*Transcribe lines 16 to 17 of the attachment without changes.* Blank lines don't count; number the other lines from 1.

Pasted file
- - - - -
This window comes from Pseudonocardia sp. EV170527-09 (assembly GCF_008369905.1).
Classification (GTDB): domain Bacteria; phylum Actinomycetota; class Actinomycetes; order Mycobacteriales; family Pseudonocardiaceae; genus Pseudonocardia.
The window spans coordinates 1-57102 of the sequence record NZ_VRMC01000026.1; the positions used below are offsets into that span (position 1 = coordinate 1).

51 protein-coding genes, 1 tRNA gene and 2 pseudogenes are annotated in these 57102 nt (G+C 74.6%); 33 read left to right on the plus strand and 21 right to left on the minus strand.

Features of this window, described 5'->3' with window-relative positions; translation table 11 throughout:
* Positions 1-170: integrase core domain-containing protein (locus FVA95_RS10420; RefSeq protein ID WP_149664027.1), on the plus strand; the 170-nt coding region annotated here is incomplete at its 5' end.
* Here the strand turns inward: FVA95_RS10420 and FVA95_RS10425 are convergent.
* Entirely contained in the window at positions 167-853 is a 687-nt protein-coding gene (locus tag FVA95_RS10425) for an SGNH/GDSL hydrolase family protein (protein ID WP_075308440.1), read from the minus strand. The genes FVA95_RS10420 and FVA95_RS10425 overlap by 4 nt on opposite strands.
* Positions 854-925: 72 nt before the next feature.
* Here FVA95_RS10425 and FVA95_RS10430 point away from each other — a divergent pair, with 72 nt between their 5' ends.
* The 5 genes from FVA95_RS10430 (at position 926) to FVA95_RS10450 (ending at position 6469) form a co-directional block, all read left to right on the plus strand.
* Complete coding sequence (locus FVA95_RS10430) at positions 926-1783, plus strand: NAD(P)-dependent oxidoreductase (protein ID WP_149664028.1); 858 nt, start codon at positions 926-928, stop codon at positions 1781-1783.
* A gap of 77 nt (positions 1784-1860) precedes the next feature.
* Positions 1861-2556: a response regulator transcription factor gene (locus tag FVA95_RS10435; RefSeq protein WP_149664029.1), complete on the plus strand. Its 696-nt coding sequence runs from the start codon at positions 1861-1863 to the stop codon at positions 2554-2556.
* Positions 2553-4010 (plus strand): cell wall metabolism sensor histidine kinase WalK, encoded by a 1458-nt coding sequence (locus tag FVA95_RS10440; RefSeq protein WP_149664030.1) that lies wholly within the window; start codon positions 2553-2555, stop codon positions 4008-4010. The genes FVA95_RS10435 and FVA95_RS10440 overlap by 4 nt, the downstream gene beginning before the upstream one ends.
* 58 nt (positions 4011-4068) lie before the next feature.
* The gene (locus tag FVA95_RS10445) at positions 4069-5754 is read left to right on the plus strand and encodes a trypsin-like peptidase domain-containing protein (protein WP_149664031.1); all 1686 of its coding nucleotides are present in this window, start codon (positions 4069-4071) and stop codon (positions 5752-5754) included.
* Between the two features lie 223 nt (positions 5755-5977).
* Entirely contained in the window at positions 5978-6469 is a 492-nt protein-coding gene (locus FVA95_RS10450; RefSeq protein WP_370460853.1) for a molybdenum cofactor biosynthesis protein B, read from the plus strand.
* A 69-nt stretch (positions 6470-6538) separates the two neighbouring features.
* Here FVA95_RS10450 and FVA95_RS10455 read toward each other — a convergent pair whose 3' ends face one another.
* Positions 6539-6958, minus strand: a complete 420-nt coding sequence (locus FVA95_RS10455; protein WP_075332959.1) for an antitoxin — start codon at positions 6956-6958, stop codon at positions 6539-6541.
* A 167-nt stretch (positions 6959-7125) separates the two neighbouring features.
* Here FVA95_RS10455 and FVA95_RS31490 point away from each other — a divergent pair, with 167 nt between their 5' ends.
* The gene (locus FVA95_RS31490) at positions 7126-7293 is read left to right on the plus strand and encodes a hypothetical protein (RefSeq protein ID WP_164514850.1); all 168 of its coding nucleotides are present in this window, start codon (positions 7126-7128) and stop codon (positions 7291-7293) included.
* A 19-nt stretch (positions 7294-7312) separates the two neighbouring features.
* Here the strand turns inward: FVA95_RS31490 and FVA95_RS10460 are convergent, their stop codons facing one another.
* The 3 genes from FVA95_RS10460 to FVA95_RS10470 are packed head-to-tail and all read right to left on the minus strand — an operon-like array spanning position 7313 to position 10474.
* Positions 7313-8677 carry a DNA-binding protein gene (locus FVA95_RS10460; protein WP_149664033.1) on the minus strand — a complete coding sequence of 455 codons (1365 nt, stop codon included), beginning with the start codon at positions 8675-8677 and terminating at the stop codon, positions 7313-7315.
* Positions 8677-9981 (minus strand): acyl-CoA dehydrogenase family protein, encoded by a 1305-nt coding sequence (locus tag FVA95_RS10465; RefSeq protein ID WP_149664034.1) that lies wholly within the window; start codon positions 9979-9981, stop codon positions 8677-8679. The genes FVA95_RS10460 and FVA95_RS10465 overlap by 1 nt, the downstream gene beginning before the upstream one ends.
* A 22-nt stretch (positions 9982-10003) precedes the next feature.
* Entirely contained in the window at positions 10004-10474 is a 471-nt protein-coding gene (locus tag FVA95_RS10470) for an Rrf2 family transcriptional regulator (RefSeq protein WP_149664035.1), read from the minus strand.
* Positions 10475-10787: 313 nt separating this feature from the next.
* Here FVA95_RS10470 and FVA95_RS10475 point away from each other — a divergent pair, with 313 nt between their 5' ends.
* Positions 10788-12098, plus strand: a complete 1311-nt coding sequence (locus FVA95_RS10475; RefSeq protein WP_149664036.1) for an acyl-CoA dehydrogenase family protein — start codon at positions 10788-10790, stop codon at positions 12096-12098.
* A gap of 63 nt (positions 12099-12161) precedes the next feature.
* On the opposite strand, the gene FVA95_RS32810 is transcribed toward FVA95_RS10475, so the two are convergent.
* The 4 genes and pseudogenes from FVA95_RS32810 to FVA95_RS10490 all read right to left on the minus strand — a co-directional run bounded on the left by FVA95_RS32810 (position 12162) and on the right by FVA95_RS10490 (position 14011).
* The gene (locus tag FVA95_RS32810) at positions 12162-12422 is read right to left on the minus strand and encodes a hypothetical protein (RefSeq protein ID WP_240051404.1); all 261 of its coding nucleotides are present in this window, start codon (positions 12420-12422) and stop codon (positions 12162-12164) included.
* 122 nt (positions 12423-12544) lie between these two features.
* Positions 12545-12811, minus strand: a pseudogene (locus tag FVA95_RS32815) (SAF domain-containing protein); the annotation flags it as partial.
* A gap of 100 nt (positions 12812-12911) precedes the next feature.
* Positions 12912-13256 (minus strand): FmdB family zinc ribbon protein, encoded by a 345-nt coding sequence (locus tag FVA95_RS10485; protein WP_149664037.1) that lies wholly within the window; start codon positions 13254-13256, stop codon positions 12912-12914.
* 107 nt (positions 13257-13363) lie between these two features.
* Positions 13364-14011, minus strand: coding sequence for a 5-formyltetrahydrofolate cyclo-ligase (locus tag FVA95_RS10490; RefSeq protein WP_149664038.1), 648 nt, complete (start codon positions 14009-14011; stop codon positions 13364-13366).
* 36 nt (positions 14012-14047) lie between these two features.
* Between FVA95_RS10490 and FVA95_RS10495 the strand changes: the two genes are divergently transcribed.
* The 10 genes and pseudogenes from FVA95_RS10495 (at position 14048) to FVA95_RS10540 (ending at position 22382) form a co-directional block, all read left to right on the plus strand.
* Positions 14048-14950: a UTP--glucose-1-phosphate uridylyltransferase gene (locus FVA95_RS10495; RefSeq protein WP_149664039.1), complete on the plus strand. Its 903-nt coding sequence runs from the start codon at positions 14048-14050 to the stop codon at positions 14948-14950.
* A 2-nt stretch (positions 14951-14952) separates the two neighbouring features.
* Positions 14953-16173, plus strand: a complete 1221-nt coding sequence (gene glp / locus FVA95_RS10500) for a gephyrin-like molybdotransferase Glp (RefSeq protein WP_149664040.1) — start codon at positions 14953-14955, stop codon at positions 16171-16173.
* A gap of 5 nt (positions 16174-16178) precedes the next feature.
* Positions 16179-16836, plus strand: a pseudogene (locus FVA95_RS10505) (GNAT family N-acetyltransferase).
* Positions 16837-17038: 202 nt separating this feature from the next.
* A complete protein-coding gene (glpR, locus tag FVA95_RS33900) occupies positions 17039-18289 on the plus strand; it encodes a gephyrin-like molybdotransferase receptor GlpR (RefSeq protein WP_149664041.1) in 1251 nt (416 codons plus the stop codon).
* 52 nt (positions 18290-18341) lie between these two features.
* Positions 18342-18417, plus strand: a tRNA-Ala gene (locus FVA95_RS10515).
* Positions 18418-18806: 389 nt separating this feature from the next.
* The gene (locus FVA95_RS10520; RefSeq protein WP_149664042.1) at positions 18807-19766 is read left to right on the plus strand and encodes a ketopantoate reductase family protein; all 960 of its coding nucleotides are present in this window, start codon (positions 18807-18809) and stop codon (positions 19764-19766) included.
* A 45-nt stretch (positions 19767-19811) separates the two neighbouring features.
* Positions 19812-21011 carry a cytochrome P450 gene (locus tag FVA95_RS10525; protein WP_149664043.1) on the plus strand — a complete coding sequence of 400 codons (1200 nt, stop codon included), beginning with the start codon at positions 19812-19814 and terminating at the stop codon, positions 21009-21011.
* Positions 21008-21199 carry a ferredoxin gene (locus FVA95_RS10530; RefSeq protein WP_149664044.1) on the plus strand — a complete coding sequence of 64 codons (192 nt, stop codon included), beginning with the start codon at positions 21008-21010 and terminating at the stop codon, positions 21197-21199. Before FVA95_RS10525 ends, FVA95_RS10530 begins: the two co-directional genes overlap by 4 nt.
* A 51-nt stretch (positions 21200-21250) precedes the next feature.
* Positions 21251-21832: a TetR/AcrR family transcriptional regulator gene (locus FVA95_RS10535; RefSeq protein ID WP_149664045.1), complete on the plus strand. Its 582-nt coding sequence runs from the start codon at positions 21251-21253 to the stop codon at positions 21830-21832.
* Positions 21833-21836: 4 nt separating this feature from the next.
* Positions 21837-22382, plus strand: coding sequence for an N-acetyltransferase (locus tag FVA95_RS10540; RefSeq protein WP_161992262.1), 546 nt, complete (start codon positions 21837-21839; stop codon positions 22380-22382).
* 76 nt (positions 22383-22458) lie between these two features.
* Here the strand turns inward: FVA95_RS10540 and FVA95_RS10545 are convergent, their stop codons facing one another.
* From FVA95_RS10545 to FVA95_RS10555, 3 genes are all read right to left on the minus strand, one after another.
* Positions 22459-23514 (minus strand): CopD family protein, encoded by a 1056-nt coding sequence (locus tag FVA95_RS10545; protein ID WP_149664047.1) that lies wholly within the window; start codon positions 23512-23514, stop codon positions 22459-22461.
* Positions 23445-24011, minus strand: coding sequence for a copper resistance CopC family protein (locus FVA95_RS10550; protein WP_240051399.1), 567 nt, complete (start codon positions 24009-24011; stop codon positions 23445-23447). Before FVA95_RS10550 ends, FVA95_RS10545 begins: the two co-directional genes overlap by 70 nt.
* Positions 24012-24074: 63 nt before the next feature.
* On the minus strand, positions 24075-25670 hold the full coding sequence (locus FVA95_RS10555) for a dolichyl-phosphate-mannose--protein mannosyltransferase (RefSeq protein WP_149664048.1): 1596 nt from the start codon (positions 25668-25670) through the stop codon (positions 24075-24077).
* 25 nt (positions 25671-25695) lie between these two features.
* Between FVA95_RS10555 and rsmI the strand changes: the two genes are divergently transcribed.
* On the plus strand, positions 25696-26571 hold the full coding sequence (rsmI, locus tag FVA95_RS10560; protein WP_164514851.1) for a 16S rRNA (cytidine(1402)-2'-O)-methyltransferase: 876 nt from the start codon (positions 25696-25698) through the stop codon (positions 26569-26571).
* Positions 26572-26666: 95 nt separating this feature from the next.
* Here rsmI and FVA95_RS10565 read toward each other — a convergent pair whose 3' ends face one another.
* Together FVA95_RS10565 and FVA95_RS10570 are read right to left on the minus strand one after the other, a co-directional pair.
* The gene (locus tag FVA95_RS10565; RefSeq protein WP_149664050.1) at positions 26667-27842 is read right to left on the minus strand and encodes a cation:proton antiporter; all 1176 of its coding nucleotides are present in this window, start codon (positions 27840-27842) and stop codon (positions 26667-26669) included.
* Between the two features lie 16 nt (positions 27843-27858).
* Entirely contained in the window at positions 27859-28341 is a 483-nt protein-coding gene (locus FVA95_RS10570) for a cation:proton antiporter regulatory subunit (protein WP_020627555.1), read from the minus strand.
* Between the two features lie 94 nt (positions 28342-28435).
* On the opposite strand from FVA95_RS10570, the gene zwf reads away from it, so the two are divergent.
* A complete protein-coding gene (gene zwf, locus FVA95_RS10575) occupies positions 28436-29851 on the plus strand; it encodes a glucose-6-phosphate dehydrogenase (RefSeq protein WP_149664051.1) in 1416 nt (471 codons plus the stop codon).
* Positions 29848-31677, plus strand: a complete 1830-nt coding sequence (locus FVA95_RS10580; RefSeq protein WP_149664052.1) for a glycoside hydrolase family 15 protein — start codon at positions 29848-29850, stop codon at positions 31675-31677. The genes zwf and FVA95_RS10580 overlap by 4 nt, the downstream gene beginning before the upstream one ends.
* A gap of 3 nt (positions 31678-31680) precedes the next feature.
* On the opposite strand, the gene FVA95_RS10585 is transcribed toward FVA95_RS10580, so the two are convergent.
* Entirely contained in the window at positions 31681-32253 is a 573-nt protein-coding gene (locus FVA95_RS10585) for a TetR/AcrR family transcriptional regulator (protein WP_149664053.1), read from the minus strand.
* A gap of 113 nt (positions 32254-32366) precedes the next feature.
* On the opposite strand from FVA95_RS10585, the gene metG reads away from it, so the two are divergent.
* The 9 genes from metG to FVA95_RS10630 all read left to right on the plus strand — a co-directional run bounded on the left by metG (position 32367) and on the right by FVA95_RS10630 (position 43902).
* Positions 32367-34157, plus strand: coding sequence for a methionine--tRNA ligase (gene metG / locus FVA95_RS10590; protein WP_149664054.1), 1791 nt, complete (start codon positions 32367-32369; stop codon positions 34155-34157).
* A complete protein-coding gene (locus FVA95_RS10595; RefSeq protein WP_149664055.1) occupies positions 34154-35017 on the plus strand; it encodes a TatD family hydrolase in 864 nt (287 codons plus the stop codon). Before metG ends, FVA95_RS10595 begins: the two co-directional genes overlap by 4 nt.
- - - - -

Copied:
* 58 nt (positions 4011-4068) lie before the next feature.
* The gene (locus tag FVA95_RS10445) at positions 4069-5754 is read left to right on the plus strand and encodes a trypsin-like peptidase domain-containing protein (protein WP_149664031.1); all 1686 of its coding nucleotides are present in this window, start codon (positions 4069-4071) and stop codon (positions 5752-5754) included.